3,4-methylenedioxymethamphetamine (MDMA), better known by its "street name" of Ecstasy is a psychoactive semi-synthetic drug, chemically related to Amphetamines. It acts as a stimulant and causes hallucinations, often of a psychedelic nature. It is rather unique among drugs as it also has the effect of reducing fear and anxiety, and people using it often have a feeling of immediate intimacy with the people they are with.
MDMA is currently a controlled substance. However, after it was synthesized, it was used (with largely undocumented results) in psychotherapy, couples therapy, and in the treatment of clinical depression. There are also advocates who believe it would be useful in treating post-traumatic stress disorder and the anxiety found in terminal cancer patients. Despite the strict controls on it, it is widely used as a recreational drug. However, its effects on humans, as well as its possible side effects are still poorly understood. However, death in users of the drug are rare, and are usually related to dehydration or heat stroke from the drug's tendency to increase physical activity and decrease discomfort.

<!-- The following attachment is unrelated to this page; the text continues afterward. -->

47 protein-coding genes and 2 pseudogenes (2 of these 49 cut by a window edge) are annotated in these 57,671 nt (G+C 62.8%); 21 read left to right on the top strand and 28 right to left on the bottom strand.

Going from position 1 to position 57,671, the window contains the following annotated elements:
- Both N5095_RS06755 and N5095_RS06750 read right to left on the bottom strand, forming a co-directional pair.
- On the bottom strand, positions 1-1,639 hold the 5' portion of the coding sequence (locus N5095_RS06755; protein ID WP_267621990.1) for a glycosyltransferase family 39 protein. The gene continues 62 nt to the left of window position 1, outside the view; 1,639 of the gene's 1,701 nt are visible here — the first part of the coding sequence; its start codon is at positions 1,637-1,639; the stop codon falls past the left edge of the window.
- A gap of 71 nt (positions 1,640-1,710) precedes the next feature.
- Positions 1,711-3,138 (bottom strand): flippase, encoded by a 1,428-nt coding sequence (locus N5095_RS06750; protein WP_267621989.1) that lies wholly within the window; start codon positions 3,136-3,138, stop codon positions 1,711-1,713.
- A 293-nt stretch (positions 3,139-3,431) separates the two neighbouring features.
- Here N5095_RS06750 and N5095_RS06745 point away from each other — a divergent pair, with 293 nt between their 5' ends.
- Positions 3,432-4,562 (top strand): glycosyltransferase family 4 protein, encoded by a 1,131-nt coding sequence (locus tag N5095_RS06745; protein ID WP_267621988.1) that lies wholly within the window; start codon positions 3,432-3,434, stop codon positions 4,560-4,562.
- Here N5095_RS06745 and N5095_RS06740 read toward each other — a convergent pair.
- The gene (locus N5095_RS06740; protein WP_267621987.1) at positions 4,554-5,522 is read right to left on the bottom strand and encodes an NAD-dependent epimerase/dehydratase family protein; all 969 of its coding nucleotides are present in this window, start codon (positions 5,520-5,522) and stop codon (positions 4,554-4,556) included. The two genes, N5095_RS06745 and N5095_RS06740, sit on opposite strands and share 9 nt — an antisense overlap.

MDMA was first synthesized in 1912 by a chemist working for the large pharmaceutical firm Merck. However, although it was patented at the time, no one looked at its possible effects on humans until the 1920s. Its primary effects were finally determined in animal studies conducted in the 1950s and it first appeared as a street drug in the 1970s.
Although the drug is often consumed by swallowing it orally in pill form, it can be taken in many other forms, such as a powder.
On House Edit
In the episode Hunting, Allison Cameron experiments with the patient's ecstasy and during the drug's initial phases she aggressively pursues and sleeps with Robert Chase. Ironically, this becomes the seed of Chase's attraction to Cameron and their later relationship.
In the episode It's a Wonderful Lie, an investigation of the patient's sexual contacts discovers that her last partner gave her Ecstasy just before they slept together. However, the Ecstasy is not related to the patient's primary symptoms.